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Audit shows Utah prisons need to improve on health care provided to inmates

The Utah State Prison in Draper is pictured on Nov. 3, 2020. An audit of Utah prison health care released Tuesday found need for improvement.

The Utah State Prison in Draper is pictured on Nov. 3, 2020. An audit of Utah prison health care released Tuesday found need for improvement. (Jeffrey D. Allred, Deseret News)


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SALT LAKE CITY — An audit of state prisons released on Tuesday found concerning information about health care provided to inmates, including lack of follow-up monitoring for patients and improvements needed in administrative oversight.

The audit, which was performed by the Office of the Legislative Auditor General, recommended that the Utah state prison system's Clinical Services Bureau improve systemic deficiencies, ensure patients have access to direction from health care professionals — including correct treatments and medications — and follow internal policies and best practices for inmate health care.

A medical consultant looked at 76 sample cases before deciding that "several inmates were given inappropriate or inadequate care," the audit report states. The bureau is tasked with providing health care services to over 5,000 inmates.

Brian Nielson, executive director at the Utah Department of Corrections, said that they appreciate the effort and professionalism of the auditors while collecting information.

"We believe that the results of our combined efforts will ensure improved healthcare in Utah's prisons. We concur with the recommendations in this report and have outlined our actions and timelines to demonstrate our agreement," Nielson said in a written response to the report.

The audit found, specifically, that inmates with diabetes are not adequately monitored and that insulin is not given at the correct times, according to prison protocols or professional standards.

The report said prisons have used EMTs for nonemergent situations that they are not trained for. Additionally, medical charts at the prison need more information and personal health information is not protected, according to state and national standards.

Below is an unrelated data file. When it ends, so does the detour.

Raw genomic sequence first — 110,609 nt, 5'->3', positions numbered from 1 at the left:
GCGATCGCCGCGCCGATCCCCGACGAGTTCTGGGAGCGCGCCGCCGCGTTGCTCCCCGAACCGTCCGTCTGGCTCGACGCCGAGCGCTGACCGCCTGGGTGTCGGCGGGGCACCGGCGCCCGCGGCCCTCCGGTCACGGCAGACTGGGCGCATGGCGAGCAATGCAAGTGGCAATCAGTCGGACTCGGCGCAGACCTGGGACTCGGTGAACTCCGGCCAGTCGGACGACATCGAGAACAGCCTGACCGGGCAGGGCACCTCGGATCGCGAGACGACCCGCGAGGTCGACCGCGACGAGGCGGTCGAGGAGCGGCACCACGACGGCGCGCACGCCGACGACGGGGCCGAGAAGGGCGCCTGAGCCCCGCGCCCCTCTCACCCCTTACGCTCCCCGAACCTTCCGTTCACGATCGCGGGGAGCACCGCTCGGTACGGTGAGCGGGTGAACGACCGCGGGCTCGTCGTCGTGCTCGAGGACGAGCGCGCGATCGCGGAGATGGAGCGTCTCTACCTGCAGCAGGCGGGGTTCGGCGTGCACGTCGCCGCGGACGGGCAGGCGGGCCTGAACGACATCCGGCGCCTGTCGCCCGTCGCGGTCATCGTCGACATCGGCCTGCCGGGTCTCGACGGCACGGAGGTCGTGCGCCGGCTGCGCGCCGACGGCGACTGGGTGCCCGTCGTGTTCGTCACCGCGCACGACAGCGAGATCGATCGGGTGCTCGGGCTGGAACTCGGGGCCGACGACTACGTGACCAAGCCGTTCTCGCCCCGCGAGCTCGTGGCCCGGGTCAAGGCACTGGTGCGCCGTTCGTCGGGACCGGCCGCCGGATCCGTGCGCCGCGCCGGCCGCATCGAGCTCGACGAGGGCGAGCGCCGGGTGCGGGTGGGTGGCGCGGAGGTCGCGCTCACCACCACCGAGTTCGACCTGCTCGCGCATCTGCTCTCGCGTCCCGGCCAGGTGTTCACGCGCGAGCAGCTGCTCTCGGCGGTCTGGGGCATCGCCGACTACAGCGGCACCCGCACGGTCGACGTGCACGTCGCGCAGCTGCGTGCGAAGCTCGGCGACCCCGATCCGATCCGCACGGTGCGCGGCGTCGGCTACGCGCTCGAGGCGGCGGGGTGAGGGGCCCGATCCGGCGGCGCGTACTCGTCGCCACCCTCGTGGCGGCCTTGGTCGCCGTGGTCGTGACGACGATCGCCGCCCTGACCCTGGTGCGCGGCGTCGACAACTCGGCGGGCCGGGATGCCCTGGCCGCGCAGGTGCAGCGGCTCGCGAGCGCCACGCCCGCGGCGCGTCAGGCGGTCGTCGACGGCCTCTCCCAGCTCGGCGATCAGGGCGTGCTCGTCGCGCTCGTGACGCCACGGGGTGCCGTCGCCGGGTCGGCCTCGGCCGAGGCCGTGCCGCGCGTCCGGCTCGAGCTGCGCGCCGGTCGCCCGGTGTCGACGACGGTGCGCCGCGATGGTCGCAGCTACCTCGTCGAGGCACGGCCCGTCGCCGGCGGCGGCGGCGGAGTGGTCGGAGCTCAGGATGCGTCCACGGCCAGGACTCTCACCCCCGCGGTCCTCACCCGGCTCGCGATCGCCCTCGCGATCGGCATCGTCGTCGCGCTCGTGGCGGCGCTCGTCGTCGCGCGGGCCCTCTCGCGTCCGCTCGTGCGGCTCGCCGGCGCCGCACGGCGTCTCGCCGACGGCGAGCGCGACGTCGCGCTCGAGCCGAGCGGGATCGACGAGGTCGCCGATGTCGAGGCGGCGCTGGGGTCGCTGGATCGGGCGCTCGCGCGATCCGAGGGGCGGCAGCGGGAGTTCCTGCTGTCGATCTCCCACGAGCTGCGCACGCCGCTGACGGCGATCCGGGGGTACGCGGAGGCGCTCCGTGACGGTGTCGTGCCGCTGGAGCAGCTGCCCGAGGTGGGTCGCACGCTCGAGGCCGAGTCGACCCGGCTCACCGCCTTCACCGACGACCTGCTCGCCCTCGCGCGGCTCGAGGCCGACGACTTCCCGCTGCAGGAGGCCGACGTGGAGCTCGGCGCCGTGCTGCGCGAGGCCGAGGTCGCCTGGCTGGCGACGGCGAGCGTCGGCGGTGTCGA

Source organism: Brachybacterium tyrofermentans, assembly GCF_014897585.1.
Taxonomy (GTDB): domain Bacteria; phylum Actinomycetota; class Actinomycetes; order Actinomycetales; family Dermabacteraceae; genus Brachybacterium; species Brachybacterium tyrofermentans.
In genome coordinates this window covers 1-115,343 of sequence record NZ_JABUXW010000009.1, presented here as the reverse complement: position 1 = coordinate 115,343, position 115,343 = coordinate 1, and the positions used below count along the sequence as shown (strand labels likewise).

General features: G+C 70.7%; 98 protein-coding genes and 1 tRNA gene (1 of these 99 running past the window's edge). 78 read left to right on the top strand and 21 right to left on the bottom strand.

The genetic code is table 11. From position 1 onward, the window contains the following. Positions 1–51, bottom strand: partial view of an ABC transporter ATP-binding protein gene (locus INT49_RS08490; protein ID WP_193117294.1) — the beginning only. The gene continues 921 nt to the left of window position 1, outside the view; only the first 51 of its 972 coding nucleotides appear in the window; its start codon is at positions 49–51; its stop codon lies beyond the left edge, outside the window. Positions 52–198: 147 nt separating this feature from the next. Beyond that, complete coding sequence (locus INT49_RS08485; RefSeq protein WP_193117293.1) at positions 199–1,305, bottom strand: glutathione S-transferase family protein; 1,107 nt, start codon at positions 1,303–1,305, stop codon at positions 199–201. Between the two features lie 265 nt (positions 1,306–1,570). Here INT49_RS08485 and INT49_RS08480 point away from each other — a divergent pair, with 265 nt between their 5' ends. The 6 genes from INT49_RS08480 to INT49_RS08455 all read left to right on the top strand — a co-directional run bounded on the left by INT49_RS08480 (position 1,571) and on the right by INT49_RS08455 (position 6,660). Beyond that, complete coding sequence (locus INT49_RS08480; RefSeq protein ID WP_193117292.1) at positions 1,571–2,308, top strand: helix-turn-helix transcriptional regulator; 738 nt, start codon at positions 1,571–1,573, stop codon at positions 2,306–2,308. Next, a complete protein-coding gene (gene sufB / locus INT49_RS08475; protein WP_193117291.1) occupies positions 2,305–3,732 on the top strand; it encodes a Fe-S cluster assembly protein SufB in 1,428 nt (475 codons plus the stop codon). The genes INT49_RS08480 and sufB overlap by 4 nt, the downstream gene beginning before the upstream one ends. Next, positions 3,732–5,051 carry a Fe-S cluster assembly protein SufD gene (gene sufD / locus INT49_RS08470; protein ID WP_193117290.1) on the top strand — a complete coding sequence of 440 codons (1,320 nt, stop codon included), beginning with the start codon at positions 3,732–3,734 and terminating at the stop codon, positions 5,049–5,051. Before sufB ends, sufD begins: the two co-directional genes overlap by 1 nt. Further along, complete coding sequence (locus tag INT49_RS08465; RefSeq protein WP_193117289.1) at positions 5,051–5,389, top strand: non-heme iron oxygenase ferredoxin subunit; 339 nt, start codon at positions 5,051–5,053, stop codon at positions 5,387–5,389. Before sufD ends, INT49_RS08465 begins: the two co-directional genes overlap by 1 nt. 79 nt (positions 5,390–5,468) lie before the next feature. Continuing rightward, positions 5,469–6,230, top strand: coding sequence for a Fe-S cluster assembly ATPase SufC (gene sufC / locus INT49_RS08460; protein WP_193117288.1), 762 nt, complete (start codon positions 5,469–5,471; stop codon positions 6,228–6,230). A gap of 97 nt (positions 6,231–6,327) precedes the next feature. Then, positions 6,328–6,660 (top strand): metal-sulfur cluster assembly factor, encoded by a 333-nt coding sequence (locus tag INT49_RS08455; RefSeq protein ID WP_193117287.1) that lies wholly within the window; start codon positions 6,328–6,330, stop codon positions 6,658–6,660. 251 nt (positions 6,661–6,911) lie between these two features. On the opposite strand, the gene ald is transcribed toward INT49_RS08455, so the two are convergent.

Two inspections from the auditors found that prescription packets containing unused medication and personal health information were found in a public dumpster outside the prison, according to the report.

According to the audit, the bureau is not compliant with national standards for prison health care. It explained that protocols have not been reviewed recently, when they are supposed to be reviewed annually.

"It is critical that bureau management regularly review policies, procedures, and training materials for the proper administration of inmate healthcare. A regular review ensures the safety and protection of both medical staff and inmates," the audit states.

Auditors said that the bureau should develop policies that are compliant with U.S. Centers for Disease Control and Prevention standards for medical issues, including the COVID-19 pandemic. Because of the pandemic, lack of patient monitoring, accurate data and getting inmates care quickly were more concerning than usual, the audit explained, but these things are also concerns that extend outside the ongoing pandemic.

"The lack of documentation for inmates who contracted COVID-19 is concerning. Insufficient information on individual medical charts made evaluating the level of care increasingly difficult. In several of the COVID-19 cases, care was reportedly given, for which no documentation exists," the audit report states.

The audit determined that response timelines given for inmate health care requests are calculated in a way that is more favorable to the prisons, because they are initially submitted in a written format and later entered electronically. The audit states that response times that were reported are misleading.

Despite that, both the Draper and Gunnison prison sites have not met the triage timelines, although the Gunnison prison has done a better job.

The audit also states that the Clinical Services Bureau should be more transparent about funding allocations, noting that there are 30 unfilled positions in the agency that are still being funded.

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Emily Ashcraft joined KSL.com as a reporter in 2021. She covers courts and legal affairs, as well as health, faith and religion news.

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